Anarya

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Author:Laxman Burdak, IFS (R)

Anarya (अनार्य) is a term primarily used for the people in the moral sense in the Hindu Epics who were not followers of vedic traditions or Brahmanism.

Variants

Arya and Anarya

Arya and Anarya are primarily used in the moral sense in the Hindu Epics. People are usually called Arya or Anarya based on their behaviour. Arya is typically one who follows the Dharma. This is historically applicable for any person living anywhere in Bharata Varsha or vast India. According to the Mahabharata, a person's behaviour (not wealth or learning) determines if he can be called an Arya.[1][2]

Āryan means advanced in knowledge. He's called Āryan. And anārya means uncivilized. Anārya means one who does not know what is progress of life. They think there is no life after death. [3]

General definition (in Jainism): Anārya (अनार्य, “ignoble”).—In earlier ancient times, the word ārya (noble) and (ignoble) were used for ethnically different groups of people. In the time of Lord Mahāvīra, these words acquired technical meaning. Ārya stood for the ethically superior people and anārya for the ethically inferior ones.[4]

List of Anaryas

Here is partial list of people and places listed in Anarya category.

Brahmans and Anaryas

Hukum Singh Panwar [6] writes that five races descended from Yayati dominated the whole earth. The Panchavratah of the Rig Veda or the five races of Wilson and Pargiter were undoubtedly, as also corroborated by Zimmer, and A.C. Das, the Yadus, Turvtsus, Druhvus, Anus and Purus. They were known as the Aila race of the Aryans.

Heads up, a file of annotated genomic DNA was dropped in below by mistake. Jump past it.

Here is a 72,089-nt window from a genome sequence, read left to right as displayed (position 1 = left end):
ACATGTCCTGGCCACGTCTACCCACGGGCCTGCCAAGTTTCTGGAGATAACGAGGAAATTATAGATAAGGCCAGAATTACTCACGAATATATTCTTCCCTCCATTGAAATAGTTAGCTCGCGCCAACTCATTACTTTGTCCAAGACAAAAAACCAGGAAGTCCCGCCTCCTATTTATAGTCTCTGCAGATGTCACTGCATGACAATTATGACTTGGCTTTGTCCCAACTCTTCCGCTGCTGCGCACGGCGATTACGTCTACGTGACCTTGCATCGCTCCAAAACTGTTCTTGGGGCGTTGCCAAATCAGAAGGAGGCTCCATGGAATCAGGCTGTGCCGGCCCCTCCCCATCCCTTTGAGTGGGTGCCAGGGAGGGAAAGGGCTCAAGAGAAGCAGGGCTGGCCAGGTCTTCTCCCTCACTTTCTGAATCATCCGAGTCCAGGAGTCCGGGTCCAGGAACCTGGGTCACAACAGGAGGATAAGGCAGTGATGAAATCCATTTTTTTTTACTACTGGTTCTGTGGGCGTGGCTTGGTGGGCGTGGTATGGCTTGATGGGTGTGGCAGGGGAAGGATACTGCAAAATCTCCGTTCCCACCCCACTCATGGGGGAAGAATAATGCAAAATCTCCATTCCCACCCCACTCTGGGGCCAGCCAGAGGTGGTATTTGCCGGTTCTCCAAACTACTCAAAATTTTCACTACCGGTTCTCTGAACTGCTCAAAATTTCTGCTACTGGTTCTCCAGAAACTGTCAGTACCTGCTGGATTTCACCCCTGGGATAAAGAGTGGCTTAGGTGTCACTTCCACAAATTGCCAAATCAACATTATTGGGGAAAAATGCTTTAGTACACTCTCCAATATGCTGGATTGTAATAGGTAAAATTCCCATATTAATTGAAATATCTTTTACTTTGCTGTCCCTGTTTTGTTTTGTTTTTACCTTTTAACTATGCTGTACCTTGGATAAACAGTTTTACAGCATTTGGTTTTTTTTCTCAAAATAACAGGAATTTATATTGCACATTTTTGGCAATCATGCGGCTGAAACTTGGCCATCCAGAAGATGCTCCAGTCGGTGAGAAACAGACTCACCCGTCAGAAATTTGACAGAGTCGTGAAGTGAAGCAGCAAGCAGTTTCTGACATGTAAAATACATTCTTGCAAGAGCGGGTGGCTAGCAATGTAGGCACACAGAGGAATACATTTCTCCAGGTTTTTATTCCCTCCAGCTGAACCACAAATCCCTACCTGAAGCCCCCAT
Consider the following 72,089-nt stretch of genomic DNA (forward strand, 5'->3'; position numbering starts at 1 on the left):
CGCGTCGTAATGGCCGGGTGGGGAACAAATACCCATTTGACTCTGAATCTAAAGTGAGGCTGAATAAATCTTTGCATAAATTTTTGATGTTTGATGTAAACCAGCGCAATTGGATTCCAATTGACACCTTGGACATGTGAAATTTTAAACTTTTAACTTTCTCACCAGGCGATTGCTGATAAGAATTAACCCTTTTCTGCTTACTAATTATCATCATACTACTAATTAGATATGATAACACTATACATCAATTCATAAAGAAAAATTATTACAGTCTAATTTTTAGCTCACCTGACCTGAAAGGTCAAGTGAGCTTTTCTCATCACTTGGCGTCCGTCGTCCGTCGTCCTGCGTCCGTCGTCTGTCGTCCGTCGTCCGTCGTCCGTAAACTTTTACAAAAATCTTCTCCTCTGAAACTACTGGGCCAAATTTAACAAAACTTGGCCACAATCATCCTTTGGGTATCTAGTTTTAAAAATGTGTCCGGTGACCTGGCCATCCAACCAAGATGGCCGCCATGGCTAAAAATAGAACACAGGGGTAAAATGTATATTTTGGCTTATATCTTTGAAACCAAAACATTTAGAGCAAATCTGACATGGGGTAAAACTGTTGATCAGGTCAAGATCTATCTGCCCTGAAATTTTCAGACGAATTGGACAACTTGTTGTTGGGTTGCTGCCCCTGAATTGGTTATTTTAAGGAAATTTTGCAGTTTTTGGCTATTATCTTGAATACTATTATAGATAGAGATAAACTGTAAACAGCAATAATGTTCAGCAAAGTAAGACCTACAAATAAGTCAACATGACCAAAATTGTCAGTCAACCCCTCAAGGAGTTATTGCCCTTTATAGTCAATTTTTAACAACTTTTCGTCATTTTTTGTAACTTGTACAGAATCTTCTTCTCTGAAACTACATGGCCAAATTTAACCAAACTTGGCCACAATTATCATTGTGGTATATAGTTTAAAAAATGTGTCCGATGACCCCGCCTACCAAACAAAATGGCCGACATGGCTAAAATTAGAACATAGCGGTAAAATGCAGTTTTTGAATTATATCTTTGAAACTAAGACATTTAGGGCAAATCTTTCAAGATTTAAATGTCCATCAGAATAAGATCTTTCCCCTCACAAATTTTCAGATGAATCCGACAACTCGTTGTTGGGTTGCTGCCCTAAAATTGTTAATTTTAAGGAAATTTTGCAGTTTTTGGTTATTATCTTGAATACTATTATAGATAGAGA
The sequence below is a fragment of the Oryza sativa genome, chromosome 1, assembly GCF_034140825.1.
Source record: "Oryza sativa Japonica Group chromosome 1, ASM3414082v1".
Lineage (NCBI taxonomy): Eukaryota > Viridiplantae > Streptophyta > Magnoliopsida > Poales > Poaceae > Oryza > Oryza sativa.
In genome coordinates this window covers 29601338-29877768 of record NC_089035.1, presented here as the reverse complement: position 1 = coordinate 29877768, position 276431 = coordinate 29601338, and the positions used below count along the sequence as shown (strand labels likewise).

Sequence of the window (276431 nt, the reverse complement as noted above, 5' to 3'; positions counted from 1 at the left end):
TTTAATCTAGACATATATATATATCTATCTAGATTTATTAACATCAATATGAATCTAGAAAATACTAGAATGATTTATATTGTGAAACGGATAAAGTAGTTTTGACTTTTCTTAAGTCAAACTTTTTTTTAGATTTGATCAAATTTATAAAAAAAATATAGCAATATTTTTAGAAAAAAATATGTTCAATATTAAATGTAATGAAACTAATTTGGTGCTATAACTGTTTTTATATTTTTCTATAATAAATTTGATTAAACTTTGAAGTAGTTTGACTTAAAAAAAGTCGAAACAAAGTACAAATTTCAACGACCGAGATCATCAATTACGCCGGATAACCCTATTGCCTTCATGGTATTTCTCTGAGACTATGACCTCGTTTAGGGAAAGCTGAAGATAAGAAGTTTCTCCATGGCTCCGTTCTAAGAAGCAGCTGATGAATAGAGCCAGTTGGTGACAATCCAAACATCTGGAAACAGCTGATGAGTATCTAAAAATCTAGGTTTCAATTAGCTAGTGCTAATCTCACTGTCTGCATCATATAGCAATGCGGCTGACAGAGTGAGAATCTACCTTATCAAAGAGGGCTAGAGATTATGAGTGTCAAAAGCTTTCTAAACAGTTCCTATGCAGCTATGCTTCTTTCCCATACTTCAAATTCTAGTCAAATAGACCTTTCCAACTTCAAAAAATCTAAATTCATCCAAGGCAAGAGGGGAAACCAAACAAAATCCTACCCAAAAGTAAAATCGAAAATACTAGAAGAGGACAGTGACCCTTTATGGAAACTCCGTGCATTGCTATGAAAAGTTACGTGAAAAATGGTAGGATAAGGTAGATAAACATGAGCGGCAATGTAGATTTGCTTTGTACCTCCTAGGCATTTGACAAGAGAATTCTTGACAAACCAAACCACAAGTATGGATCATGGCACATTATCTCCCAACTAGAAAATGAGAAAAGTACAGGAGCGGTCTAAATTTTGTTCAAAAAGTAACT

We know from Pargiter, "Brahmanism originally was not an Aila or Aryan institution. The Brahmans were connected with and were established among the non-Aryan. The Ailas, who were their own sacrificers, actually opposed the Brahmans." The victorious expansion of the Ailas over the non-Aryans in the east and south seriously affected the position and prestige of the Brahmmans. The Brahmans, with a view to share the benefits of the victory of Ailas, as the Rajputs did under the Mughals, tried to gain access to Aila chiefs through matrimonial alliances with them, which ultimately influenced the religious beliefs and practices of the Brahmans. Thus Brahmanism appears to have developed in accordance with Aila ideas and to have owed much of its advancement to the influence of the Kshatriyas. "The Ailas", in fact, "Aryanised the Brahmans as they did the other people". As for the condemnation of the descendents of the north-westerly Vahikadesh.

Niṣādapati